Grass Fed Beef (a Historical Reminder)

February 8, 2009

This beautiful photograph is of broomstraw grass. I post it merely to remind myself that this was one among hundreds of native grasses that were almost totally wiped out by grass fed cattle brought from Europe to North America in the early 17th century.

Today, it is common to tout Broomstraw (Andropogon) growing on top of building in gutter by Martin LaBar.the many benefits of eating beef reared on grass–one of the most laudable is that this is what cattle are supposed to eat. It’s more natural, or so we’re told. But natural in what sense?

Overlooked in the rush to buy grass-fed is a longer view of animal domestication.  Cattle are not “natural.” In fact they are actually engineered through human breeding to eat diets conducive to various agricultural systems. Puritan farmers grazed cattle because they had a lot of pasture land and very little labor.  It was cheaper and more convenient for them to do so. When they could confine the cattle and feed them a diet partially based on corn, they did so–as early as 1650. Because imported cows from England had been eating corn for over a century, this was not a problem.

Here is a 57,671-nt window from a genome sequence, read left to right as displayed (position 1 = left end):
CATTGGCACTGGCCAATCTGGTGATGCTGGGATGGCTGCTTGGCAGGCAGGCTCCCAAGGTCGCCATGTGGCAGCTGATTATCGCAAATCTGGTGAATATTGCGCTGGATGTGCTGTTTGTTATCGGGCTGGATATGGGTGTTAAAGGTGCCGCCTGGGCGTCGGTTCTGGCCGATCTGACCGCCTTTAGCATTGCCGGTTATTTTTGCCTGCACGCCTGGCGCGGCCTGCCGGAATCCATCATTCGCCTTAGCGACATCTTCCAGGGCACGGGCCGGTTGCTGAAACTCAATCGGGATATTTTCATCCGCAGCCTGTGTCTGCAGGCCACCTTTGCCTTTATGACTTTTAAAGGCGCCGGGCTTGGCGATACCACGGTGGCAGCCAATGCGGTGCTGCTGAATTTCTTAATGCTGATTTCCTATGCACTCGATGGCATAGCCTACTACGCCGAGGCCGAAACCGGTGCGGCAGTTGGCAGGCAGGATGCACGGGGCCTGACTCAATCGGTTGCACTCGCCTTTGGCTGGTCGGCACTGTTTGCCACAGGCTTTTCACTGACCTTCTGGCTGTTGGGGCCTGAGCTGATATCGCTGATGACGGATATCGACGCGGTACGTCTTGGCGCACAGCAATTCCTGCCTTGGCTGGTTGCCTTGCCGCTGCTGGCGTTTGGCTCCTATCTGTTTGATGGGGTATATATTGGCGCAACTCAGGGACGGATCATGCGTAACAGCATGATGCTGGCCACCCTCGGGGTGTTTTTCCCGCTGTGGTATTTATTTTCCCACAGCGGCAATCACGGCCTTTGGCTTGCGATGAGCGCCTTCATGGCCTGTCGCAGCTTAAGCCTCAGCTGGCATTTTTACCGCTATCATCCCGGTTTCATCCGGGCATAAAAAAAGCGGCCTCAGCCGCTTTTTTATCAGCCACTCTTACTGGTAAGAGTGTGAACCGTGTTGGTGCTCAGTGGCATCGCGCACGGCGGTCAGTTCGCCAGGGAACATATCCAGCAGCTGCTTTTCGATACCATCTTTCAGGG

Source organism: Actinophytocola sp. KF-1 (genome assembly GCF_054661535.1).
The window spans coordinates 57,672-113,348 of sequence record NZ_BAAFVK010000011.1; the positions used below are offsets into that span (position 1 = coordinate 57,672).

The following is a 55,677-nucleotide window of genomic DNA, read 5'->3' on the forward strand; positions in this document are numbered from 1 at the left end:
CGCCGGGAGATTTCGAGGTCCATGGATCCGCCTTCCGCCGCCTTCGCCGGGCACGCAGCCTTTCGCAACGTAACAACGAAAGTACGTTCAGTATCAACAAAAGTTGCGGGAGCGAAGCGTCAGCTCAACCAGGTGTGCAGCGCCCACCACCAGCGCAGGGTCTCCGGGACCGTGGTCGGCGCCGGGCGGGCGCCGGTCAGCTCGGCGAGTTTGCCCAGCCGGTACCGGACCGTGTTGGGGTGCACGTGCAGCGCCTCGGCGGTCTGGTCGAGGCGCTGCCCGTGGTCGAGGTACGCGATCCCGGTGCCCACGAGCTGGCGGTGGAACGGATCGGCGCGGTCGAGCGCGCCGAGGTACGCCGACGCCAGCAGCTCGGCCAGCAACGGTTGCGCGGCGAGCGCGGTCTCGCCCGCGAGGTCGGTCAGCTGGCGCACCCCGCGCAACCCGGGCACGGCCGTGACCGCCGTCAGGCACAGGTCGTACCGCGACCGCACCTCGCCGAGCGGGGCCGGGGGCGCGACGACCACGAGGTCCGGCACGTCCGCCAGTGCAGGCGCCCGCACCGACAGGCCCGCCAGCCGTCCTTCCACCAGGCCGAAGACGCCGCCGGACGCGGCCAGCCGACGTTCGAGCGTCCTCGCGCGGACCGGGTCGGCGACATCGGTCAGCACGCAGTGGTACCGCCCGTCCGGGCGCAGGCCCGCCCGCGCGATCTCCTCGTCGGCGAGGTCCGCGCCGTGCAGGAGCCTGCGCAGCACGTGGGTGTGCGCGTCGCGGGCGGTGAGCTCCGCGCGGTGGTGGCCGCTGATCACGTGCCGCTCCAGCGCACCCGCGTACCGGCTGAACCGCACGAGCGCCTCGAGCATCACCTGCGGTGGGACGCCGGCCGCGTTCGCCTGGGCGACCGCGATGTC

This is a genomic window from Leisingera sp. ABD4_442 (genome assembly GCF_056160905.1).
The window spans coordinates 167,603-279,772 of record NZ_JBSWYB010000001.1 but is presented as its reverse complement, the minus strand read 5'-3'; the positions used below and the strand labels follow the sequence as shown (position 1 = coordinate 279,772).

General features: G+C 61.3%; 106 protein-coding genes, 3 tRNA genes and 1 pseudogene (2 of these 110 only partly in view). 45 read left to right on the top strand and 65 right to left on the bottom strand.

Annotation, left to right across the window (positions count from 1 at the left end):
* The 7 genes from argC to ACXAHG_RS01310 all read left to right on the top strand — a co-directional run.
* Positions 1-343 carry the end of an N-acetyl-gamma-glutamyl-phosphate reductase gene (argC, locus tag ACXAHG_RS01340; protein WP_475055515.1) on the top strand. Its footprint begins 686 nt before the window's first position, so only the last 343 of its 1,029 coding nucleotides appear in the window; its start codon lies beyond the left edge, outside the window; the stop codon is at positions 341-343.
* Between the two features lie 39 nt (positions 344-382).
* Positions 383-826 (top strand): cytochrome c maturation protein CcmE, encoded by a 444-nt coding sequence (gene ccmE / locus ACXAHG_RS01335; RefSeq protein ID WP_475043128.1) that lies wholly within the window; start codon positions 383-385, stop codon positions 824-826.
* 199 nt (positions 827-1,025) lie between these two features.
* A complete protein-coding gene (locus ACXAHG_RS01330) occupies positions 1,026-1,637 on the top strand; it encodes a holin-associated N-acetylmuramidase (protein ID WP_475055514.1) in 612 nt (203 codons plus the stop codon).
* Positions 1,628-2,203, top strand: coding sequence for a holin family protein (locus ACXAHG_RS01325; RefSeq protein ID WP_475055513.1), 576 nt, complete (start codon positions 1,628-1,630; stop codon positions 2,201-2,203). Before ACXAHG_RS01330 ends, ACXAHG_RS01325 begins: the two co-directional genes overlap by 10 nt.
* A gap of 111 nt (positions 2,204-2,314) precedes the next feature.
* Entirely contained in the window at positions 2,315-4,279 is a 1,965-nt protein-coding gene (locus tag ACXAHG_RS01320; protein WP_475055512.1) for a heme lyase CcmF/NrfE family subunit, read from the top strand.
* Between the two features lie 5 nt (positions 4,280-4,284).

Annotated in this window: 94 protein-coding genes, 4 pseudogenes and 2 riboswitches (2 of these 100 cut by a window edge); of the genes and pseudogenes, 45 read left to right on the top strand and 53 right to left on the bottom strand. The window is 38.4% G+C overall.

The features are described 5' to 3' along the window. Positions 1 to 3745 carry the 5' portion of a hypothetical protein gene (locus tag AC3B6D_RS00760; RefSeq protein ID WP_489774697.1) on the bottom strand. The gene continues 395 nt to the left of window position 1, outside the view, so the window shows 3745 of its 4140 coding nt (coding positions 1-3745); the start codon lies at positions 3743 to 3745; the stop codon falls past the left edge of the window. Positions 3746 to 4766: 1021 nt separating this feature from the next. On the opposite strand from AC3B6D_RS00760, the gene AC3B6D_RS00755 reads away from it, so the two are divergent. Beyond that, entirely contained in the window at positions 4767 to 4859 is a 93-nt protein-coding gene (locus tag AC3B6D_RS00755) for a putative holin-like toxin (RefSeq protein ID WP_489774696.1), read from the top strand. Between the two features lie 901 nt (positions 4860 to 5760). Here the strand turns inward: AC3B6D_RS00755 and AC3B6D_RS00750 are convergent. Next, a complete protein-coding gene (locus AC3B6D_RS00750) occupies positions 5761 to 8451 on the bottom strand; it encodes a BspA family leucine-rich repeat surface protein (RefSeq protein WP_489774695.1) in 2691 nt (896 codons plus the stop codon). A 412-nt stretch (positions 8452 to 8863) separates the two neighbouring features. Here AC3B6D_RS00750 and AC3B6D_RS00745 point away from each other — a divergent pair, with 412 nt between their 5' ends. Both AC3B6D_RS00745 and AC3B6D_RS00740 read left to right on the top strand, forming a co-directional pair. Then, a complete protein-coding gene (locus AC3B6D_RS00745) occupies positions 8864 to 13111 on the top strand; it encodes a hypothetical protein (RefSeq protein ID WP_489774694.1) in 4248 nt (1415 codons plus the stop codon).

The cattle that wiped out broomstraw did not wipe it out because they consumed it. To the contrary, they found it hard to digest. They had not been bred to digest it. They had been conditioned to eat corn and English grass. Rather than undertake the long and arduous process of breeding cattle that could eat native grass (recall, there were no native cattle), European settlers instead chose to import European grasses (clover, timothy) that quickly choked out the native species but fed their Anglican beasts.

How does this historical ecological relationship apply to the here and now? Then as now, producing beef inherently  requires an aggressive manipulation of the landscape and the animals that inhabit it. This claim is just as valid for grass fed as for conventionally produced beef. The cattle we breed–by virtue of the process of breeding–will never eat what is “natural,” if for no other reason than the fact that humans determine what is natural for cows. That’s what domestication is all about.  We are inevitably  supporting one of the more active human manipulations of the landscape when we eat beef.


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